Stigma – a social evil jeopardizing lives of the mentally ill

Stigma – a social evil jeopardizing lives of the mentally ill

Like any other physical problem, a mental illness can affect anyone. However, the social stigma attached to it can be invariably maligning and have a deep impact on the patient’s life. For example, if an illness has no clear physical cause, then it is deemed to be “all in our mind” and therefore we must be “making it up.”

Many people with serious mental illnesses have to go through dire circumstances. On the one hand they struggle with the symptoms and disabilities that result from being mentally ill, on the other hand they face challenges of stereotypes and prejudice that result from misconceptions about mental illnesses. Concurrent occurrence of both factors result in a miserable life devoid of opportunities, jobs, good housing, healthcare, friends and a good life.

Although researches have gone far to understand the impact of various diseases, it has only recently begun to explain stigma attached to it. Much work still needs to be done to fully understand the extent and impacts of prejudice against people with mental illness.

Over 700 people with a diagnosis of schizophrenia in 27 different countries were interviewed as part of International Study of Discrimination and Stigma Outcomes (INDIGO), carried out by the Institute of Psychiatry (now Institute of Psychiatry, Psychology & Neuroscience), King’s College London, in collaboration with the World Psychiatric Association’s (WPA) Global Programme Against Stigma and Discrimination because of Schizophrenia; 72 percent of those interviewed said they felt the need to conceal their diagnosis, 64 percent said the anticipation of discrimination stopped them from applying for work, training or education programs, and 55 percent said it stopped them looking for a close relationship. The study illustrates that prejudice and discrimination against people with a diagnosis of mental illness are common all over the world.

Stigma and its impact on people

According to a research paper, “Understanding the impact of stigma on people with mental illness,” written by researchers from University of Chicago Center for Psychiatric Rehabilitation and Chicago Consortium for Stigma Research and published in the World Psychiatry journal in February 2002, highlights the impact of stigma to be twofold – public stigma and self-stigma.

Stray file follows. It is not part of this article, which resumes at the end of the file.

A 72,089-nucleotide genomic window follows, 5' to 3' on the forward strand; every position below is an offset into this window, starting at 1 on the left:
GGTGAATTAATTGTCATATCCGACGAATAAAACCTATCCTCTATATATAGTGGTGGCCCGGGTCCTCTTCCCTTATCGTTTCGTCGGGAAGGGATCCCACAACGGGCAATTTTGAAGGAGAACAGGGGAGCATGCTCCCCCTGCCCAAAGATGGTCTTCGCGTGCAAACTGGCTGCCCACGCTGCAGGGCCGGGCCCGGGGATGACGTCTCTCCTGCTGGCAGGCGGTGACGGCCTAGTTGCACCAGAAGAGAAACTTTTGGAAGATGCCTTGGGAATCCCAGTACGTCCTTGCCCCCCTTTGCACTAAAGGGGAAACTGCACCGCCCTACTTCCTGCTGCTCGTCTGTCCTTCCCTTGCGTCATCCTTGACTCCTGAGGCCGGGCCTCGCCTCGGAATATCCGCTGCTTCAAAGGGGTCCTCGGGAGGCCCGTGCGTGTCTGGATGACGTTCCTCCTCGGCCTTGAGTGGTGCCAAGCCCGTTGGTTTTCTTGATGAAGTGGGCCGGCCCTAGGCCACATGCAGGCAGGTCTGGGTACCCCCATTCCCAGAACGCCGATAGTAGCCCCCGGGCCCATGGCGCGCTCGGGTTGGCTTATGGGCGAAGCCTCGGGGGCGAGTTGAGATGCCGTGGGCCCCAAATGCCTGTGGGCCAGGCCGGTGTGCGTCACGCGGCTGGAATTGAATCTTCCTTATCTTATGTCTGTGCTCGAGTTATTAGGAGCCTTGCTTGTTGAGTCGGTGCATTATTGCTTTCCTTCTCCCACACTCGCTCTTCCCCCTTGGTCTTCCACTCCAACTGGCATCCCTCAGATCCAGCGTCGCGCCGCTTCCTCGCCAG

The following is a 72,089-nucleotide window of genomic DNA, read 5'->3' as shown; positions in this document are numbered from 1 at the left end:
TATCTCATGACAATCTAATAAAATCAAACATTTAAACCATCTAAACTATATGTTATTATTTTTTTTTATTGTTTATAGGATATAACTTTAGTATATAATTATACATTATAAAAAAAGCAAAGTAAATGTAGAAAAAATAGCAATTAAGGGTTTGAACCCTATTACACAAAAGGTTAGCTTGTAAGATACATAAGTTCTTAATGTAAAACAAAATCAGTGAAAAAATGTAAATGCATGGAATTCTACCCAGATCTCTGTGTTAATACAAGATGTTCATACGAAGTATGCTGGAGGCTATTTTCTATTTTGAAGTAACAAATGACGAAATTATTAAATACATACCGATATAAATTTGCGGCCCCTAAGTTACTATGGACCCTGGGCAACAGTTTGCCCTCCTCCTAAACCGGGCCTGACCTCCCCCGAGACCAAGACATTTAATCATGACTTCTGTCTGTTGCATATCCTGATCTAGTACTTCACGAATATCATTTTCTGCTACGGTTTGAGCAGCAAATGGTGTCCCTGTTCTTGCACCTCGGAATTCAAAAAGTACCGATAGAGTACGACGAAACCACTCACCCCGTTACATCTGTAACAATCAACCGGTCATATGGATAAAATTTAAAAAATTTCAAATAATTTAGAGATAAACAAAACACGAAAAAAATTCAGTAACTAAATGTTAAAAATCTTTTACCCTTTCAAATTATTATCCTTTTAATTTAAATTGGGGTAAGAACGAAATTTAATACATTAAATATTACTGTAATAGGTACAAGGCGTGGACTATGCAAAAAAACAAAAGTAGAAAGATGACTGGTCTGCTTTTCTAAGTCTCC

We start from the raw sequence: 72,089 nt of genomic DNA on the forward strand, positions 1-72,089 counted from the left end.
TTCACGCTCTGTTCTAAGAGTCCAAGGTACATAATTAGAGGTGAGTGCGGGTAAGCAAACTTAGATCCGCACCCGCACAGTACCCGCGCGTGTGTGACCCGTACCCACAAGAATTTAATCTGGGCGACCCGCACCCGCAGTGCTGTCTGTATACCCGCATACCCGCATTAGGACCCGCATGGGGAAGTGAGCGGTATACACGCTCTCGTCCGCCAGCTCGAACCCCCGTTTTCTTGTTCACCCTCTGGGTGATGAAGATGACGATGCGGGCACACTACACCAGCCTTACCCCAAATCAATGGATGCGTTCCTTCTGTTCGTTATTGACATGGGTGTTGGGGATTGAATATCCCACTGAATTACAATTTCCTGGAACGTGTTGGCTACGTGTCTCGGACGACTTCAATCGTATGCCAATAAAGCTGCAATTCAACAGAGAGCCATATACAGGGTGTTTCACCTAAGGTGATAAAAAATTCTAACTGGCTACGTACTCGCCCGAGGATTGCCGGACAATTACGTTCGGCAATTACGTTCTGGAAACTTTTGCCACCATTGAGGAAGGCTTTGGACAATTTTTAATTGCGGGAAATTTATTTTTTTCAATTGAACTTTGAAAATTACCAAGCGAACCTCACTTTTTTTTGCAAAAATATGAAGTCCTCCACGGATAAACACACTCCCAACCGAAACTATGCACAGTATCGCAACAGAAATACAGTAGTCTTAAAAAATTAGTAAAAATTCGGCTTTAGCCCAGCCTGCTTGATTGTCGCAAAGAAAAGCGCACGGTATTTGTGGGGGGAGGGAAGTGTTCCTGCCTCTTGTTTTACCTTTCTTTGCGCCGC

Public stigma is the reaction of the general population to an individual suffering from some mental illness, while self-stigma is the prejudice which people with mental illness turn themselves against. Both public and self-stigma may be understood in terms of three components – stereotypes, prejudice, and discrimination.

  • Stereotypes: Negative belief about a group/self (e.g., dangerousness, incompetence, character weakness)
  • Prejudice: Agreement with belief and/or negative emotional reaction (e.g., anger, fear, low self-esteem)
  • Discrimination: Behavior response to prejudice (e.g., avoidance, withhold employment and housing opportunities by owner, failure to pursue any work)

Studies suggest that the majority of citizens in the United States have stigmatizing attitudes about mental illness. In fact, stigmatizing views about mental illness are not limited to the uneducated; well-informed members of the general public also have stereotypical prejudices about mental illness.

In terms of general perceptions, society is considerate about physical disabilities, but it is believed that people with mental illnesses are in control of their disabilities and are responsible for causing them. In many situations, people do not sympathize persons with mental illness, and instead react to their psychiatric disability with anger and frustration and also opine that help is not deserved.

There can be three kinds of preconceptions regarding people suffering from mental illnesses:

  • Fear and exclusion: Persons with severe mental illness should be feared and, therefore, be kept out of most communities.
  • Authoritarianism: Persons with severe mental illnesses are irresponsible, so life decisions should be made by others.
  • Benevolence: Persons with severe mental illness are childlike and need to be cared for.

Such social avoidance and treatment by the society or community at large, can aggravate the condition of self-stigma among various individuals, thus making them feel that they are less valued than “normal” individuals. Low self-esteem, dip in their confidence levels, self inflicted solitary confinements, social indifference, etc. will then be a regular norm for any person who is exposed to social stigma.

Reducing stigma

Personal contact with people with mental health problems is the most effective way to reduce discrimination and prejudice. In fact, anti-stigma interventions like social campaigns and educational awareness in schools and colleges can lessen negative perceptions. Statistics suggests that one in five Americans live with a mental health condition and each of them has his own story which talks about his journey and feelings more than what others say. It is time to be stigma free and respect the people suffering from mental illnesses.

If someone is suffering from a mental illness, treating him or her with kindness will help come out of the difficult situation. You can seek help from our experts at the 24/7 Mental Health Helpline to inquire about best medical facilities around you. Call at 855-653-8178 today for more information or chat online.

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